The site itself is easy to use, little or no expertise is required to set up an account and start connecting with friends. There are various 'applications' to be added, groups to be joined, photos to be looked at... essentially it's a procrastinators wet dream. This of course means it has no real focus or goal for me other than being stayintouchwithpeople.com.
- Facebook is for: everyone! Staying in contact with people I know socially.
- Facebook connects me to: pretty much everyone I know personally.
Flickr, certainly for me, started out as a tool for online photo storage and organisation. I jumped on Flickr not long after it started up, before those pesky Yahoo! logins, and a tool was certainly what I was using it solely for.
Over time as the site developed and the whole social media thing took off Flickr added some nice functionality for discovering other people and building a photography community.
Connections I have via Flickr tend to be people I know with a smattering of people who have some interesting photos up. For the most part I find Flickr a useful tool for distributing photos onto other social media sites and it serves as an online repository of all my photos. That said however, it does make it very easy to keep up-to-date with photos of peers and colleagues who have a ton more photography skill than I (particularly Chris Hannah, Jim Moore, Steve Strowes and Dean Wright being of note).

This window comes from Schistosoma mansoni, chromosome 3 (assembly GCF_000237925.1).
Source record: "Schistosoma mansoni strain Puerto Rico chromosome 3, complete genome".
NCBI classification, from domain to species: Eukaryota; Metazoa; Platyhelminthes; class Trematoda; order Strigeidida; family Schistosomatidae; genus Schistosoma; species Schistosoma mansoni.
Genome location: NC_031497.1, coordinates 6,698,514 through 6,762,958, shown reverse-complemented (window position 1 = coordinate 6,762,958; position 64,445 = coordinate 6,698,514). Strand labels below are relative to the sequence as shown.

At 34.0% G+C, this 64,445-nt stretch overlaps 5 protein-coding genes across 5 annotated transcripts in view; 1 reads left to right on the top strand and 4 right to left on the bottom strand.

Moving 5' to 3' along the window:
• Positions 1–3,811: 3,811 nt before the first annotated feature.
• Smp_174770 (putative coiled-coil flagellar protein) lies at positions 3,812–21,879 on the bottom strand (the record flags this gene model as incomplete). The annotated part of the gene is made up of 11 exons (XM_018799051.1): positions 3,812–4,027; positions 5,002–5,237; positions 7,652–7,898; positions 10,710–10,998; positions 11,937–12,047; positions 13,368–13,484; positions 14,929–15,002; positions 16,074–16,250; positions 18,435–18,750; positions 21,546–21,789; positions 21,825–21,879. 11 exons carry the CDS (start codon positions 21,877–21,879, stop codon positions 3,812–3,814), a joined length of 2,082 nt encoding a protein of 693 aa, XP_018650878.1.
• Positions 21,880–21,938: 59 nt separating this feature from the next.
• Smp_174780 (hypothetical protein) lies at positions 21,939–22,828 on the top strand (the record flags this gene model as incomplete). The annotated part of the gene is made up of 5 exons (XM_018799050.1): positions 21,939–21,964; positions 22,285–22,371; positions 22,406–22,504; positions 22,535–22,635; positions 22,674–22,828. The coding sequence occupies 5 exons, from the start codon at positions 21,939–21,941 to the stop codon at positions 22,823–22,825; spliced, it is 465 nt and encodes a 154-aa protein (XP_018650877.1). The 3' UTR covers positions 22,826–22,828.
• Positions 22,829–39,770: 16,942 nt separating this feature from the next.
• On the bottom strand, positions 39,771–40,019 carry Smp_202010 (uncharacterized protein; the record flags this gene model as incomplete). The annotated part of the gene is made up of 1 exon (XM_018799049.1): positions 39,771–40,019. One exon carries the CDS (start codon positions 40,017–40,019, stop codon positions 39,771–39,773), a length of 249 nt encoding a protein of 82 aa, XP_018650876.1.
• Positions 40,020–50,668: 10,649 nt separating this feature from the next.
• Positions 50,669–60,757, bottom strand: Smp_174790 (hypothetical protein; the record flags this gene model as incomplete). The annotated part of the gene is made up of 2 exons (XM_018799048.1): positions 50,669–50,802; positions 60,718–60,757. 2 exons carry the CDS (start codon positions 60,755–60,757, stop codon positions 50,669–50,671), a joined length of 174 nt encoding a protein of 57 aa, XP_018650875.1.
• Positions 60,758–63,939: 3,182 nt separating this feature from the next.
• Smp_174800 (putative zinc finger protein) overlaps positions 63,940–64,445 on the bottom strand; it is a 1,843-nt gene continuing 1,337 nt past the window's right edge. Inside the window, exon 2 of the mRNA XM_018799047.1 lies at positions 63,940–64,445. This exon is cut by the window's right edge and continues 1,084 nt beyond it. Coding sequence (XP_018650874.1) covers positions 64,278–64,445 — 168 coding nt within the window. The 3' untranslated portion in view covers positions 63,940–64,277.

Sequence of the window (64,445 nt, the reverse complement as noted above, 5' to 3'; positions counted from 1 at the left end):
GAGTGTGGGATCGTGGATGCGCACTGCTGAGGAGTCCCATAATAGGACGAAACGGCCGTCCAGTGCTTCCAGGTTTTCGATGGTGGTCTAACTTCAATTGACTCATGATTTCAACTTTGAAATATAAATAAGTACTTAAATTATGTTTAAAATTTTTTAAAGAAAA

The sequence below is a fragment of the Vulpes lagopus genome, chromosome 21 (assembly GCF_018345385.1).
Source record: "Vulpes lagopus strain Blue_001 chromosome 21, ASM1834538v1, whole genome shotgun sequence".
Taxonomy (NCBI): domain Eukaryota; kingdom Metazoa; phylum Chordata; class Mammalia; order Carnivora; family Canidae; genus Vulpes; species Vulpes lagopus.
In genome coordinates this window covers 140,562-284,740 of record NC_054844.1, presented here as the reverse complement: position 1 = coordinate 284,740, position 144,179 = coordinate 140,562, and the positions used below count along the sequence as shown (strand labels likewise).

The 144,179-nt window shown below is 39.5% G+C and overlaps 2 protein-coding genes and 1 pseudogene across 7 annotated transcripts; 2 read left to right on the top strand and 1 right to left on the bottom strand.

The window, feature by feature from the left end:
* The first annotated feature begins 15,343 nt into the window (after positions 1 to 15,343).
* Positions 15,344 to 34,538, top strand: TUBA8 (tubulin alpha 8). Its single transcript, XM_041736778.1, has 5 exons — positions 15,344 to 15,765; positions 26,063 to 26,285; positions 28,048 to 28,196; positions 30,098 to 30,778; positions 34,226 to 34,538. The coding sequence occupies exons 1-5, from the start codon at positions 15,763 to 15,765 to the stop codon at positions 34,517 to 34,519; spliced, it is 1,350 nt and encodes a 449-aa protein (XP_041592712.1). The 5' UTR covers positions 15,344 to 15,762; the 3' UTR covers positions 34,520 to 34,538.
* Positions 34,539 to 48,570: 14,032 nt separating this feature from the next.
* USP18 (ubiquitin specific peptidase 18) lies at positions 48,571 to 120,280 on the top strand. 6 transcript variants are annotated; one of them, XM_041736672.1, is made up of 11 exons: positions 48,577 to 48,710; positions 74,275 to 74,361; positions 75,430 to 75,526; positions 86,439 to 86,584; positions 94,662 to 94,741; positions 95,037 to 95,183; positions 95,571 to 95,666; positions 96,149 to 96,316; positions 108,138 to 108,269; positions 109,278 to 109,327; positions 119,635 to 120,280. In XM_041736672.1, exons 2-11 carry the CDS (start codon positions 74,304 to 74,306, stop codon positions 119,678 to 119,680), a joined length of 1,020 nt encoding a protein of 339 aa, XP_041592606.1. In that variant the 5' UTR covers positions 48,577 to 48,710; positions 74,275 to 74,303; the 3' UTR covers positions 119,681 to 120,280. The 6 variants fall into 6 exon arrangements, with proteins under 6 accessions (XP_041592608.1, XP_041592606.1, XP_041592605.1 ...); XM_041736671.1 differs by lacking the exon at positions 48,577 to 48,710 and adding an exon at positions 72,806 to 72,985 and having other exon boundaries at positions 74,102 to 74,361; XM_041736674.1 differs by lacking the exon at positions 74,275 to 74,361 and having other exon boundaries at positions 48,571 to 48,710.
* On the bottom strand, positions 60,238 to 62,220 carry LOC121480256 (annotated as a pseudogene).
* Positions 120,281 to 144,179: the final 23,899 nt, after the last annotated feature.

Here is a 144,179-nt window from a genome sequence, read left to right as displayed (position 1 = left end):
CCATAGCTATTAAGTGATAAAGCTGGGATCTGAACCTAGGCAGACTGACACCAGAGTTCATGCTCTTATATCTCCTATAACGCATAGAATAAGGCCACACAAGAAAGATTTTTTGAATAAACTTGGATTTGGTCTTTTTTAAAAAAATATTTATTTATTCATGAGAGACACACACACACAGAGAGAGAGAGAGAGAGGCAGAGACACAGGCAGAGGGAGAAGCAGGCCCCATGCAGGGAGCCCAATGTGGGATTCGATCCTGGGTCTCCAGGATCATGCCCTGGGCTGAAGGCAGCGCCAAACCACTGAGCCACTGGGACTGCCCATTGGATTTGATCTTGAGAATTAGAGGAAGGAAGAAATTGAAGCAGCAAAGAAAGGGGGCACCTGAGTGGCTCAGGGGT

- Flickr is for: hosting, organising and sharing my photos online.
- Flickr connects me to: people I know and other Flickr users with interesting posts.
I think I initially signed up to Last.fm just to see what it was, what it offered and to see if it'd be useful. Since then I've been off and on using the service to capture the tracks I've been listening to with iTunes. That is until recently with the switch for most of my music listening to Spotify which offers integrated Last.fm scrobbling.
The stats over time from tracks you've listened to are interesting and the music recommendations can be good especially if, like me, you generally don't listen to music that's very recent. I tend to view this more like I did Flickr initially, as a tool to draw information into other social media sites. That being said, I do have friends added on the site. The friends I have added tend to be actual friends I know and have somewhat similar music tastes to.
- Last.fm is for: collecting information about my music listening trends and sharing them on other sites.
- Last.fm connects me to: friends I know with similar music tastes.